I have some tutorial where I change files in
/var/lib/docker, but I also mention that it is not recommended in a production system.
If you make a mistake, your container will not work at all. You also have to realize that you need to stop Docker before you edit that
hostconfig.json. It usually means all of your containers stops and you have to restart them if the restart poilicy does not do that. So until you finish stopping Docker, editing json file (correctly), starting Docker, Starting the container, your service will be completely unavailable.
Even if you manage to do everything, some firewall settings can deny to access additional ports.
Changing hostconfig.json is something that I haven’t done before your post, so I did it now. It didn’t work for me. Maybe I made a mistake, but it’s not trivial. In case of Docker Desktop, that hostconfig.json is in the virtual machine, so it is harder to edit.
On the other hand, you could just copy everything out from the container that you want to share, and run a server on any port on the host. You can even start the new server in a new container and mount the data into the container.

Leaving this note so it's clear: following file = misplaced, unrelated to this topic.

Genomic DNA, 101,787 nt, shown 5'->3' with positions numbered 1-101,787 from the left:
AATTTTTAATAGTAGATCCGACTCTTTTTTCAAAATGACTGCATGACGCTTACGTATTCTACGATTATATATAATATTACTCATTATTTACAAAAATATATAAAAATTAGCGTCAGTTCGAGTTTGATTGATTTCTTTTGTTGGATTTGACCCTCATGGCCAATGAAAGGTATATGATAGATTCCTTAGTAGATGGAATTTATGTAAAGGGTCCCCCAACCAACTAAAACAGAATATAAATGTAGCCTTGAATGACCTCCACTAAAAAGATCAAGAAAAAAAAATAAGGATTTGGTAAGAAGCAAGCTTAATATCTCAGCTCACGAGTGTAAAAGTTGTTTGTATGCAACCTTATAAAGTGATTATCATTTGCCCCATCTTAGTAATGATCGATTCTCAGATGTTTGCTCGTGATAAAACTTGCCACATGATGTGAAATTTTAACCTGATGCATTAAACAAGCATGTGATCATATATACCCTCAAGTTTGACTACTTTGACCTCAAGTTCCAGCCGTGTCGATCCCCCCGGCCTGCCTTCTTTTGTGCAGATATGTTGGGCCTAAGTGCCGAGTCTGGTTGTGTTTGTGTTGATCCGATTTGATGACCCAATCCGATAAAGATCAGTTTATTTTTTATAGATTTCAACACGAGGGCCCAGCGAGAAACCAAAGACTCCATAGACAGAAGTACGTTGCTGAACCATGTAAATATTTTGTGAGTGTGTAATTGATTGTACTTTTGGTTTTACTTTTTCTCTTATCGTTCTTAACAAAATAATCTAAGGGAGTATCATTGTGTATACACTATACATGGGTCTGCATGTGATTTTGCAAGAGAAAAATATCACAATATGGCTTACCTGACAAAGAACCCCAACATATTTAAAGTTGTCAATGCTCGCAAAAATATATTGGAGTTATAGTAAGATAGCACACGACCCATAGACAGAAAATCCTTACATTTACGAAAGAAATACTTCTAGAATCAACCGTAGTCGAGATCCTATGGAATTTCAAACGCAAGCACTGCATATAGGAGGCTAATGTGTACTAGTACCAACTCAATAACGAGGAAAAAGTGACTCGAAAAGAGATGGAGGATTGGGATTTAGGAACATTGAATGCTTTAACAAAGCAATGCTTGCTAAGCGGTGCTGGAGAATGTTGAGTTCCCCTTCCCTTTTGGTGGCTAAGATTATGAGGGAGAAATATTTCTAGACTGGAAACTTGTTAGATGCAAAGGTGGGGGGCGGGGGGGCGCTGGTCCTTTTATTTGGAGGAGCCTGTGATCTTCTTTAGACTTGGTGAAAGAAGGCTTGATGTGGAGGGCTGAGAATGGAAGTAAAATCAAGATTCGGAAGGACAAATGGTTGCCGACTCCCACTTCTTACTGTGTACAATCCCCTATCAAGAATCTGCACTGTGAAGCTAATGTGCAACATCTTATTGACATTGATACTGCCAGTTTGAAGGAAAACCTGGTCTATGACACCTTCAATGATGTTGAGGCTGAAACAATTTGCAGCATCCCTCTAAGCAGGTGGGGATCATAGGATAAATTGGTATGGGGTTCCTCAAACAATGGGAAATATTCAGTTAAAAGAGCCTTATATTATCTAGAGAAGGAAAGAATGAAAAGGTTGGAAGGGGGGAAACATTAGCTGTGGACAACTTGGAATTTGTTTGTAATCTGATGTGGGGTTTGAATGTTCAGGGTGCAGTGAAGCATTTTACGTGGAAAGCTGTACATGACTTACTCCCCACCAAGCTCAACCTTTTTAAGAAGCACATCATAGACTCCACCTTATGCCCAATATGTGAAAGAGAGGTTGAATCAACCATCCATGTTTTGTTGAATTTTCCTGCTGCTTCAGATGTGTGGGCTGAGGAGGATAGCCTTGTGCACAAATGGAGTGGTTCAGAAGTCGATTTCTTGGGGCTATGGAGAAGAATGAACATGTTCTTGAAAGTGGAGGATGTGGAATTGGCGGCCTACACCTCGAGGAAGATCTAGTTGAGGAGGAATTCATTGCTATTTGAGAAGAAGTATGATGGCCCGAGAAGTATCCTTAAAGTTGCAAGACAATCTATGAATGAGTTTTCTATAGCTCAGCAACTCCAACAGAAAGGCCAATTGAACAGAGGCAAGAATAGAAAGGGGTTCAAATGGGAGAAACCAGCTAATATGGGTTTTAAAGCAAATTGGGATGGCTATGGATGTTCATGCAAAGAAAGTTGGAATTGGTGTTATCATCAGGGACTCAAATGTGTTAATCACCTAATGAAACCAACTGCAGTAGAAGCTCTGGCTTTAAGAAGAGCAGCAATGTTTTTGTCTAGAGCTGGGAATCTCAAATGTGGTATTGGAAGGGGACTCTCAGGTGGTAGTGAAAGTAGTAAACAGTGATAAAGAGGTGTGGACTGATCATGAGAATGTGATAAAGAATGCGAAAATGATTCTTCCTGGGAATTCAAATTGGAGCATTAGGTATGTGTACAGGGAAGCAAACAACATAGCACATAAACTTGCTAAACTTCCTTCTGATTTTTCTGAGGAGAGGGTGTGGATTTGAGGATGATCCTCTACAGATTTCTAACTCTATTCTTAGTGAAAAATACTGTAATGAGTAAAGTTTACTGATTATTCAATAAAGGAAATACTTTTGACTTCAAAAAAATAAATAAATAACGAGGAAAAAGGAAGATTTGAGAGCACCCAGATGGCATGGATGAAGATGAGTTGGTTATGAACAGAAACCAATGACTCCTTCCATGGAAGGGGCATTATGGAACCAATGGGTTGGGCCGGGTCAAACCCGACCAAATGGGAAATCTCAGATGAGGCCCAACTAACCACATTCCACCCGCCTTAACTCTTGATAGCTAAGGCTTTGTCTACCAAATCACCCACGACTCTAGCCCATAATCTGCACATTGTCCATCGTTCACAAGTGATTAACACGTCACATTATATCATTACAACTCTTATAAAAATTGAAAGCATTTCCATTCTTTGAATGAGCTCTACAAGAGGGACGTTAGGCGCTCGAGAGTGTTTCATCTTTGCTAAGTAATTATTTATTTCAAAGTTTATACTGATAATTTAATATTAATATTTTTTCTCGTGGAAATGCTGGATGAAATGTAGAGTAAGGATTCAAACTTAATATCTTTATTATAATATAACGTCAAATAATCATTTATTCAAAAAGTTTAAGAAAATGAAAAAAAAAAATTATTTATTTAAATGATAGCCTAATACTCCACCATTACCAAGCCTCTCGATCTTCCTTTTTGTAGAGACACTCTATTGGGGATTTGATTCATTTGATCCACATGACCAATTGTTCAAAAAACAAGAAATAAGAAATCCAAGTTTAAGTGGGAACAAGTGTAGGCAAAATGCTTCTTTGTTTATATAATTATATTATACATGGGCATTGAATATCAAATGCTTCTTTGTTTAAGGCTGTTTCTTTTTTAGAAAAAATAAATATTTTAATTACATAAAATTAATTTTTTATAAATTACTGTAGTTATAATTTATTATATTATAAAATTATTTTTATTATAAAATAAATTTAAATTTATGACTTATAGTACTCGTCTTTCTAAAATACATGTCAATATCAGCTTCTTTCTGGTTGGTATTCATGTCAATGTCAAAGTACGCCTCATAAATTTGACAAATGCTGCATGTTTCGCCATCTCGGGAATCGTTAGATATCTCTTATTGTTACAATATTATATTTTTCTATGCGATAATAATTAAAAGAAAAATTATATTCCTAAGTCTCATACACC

Or you can run a proxy server on the host which forwards traffic to the container, or you can just use socat since the containers’ ports are accessible from the host:
socat TCP-LISTEN:8889,fork TCP:172.17.0.2:8080
In my above example 8889 is the host port I forward to the container.
172.17.0.2 is the IP address of the container and 8080 is the port on which the new service is running. If you want to run it on Windows, you need to run socat in a new container which has a forwarded port from the host to itself.
if you don’t know the IP address of the container, you can find it by inspecting the container:
docker container inspect containername